Prince Harry was put at risk from the Taliban because “complacent” British commanders failed to stop them storming the Afghan base where he was serving, according to a report by Commons Defence Select Committee.
The report said that half the Guard Towers at Camp Bastion were left unmanned on the night of the attack, allowing 15 insurgents to enter the base, kill two US marines, wound 16 other soldiers and destroy six Harriet jets.
The report concludes that the “inadequate” measures taken by military commanders responsible for the security of troops let them exposed to “unnecessary” risk.
Prince Harry was on tour of duty at the base at the time as an Apache helicopter pilot.
The report also said that insufficient attention had been given to the fundamental requirement of defending the base, and condemned the decision to leave Tower 16 unmanned, saying it “contributed directly to the failure to detect the insurgents at an early stage.”
The committee also criticised the decision to ignore poppy cultivation outside the camp, which they say gave the Taliban cover to scope the base.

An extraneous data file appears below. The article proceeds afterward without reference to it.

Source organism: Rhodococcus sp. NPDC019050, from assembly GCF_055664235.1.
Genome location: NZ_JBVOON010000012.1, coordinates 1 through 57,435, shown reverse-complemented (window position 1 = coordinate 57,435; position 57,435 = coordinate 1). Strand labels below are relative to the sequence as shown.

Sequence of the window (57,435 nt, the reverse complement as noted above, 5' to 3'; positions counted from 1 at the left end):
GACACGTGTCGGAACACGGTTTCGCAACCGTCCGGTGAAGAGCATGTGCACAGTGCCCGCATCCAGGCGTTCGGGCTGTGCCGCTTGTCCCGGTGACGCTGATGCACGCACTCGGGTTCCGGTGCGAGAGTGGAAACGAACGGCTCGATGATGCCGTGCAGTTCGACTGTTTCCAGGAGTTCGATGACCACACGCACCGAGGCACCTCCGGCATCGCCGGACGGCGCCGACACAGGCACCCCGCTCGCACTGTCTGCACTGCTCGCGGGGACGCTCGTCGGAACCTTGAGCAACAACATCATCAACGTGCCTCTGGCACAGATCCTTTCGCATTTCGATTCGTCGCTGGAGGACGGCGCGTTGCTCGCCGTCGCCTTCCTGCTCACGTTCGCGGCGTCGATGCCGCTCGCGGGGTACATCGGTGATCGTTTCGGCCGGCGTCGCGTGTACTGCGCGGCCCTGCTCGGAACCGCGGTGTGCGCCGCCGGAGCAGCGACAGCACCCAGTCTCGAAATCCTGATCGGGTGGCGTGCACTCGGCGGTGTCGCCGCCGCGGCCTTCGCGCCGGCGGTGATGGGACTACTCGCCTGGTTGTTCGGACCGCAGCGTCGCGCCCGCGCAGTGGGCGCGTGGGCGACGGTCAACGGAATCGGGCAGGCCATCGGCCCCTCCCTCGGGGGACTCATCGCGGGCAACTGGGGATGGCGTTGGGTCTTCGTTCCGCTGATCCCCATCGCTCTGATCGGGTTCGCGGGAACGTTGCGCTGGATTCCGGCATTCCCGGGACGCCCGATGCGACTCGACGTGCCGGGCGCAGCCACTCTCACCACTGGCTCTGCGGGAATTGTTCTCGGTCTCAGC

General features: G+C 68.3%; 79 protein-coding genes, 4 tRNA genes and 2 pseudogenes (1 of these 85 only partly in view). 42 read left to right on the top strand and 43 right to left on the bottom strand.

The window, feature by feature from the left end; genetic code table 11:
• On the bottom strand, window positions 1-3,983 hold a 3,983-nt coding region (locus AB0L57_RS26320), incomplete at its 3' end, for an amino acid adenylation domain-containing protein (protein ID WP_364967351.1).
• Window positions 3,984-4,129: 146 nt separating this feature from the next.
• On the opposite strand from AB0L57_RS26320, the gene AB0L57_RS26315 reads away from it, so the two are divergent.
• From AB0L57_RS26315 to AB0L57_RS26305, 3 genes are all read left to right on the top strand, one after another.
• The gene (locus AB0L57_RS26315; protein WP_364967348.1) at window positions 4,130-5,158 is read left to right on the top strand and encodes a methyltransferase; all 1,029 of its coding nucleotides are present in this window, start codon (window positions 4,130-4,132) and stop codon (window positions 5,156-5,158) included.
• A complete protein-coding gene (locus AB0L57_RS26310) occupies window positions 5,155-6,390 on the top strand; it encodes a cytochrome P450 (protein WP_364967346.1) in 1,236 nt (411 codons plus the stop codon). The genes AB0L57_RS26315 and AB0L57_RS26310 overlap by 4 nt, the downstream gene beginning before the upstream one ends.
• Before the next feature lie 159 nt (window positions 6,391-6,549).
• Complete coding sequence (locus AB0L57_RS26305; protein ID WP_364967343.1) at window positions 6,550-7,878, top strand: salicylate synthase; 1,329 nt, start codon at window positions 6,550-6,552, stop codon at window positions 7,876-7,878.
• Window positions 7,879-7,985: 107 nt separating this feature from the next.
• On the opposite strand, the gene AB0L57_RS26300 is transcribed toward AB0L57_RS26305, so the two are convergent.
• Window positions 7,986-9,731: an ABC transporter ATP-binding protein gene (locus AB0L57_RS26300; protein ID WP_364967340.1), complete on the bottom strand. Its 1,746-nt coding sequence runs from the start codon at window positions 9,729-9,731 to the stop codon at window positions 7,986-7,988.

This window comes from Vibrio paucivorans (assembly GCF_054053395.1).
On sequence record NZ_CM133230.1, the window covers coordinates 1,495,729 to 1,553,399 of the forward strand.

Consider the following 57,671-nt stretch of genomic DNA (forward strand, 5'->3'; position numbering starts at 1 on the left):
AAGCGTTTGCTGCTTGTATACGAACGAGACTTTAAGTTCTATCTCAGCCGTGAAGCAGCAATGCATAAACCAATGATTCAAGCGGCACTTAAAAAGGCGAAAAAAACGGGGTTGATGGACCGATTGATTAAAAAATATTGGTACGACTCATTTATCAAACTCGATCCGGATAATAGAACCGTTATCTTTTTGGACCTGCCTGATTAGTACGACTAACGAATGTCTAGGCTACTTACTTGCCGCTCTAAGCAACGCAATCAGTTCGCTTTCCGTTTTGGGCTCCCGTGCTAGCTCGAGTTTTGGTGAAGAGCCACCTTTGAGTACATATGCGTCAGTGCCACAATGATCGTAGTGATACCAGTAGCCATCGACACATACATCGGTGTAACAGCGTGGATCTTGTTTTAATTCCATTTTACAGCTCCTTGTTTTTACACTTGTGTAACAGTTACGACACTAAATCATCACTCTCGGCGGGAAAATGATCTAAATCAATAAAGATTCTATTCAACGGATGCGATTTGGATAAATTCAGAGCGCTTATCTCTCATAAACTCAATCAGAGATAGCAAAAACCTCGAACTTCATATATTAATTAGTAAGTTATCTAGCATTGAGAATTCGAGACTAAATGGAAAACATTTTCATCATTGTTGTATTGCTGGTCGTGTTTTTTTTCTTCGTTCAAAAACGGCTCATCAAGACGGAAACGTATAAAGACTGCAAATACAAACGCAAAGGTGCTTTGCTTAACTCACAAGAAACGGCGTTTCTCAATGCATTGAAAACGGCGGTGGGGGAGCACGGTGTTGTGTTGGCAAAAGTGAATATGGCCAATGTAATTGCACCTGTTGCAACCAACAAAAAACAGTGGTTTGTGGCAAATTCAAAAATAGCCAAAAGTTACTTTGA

After cutting the perimeter wire, the insurgents destroyed six Harriet jets before engaging in a five-hour firefight. The attack took place on the darkest night of the year.
Fourteen of the 15 insurgents were killed and the other was injured.
There had been speculation at the time that the Taliban had been trying to kill Prince Harry, but US military documents revealed that the prince had slept through the attack.
Andy McNab, a former sergeant in Britain’s elite Special Air Service (SAS), wrote in the Sun that “Camp Bastion breeds complacency due to its massive size. So many nations and so many organisations use it as a base. In this set-up there’s always a danger something becomes someone else’s responsibility.”
He added: “There is a contrast between the Helmand base, home to almost 30,000 troops, and small Forward Operating Bases in Afghanistan where every precaution is taken to prevent attacks.
“Commanders in Bastion are often focused on corporate matters such as aircraft parts and camp speed limits.”
Defence Secretary Philip Hammond said: “The MoD is not complacent and always seeks to capture and learn lessons from current operations. UK commanders have identified and acted upon all lessons following the attack on Camp Bastion in 2012.”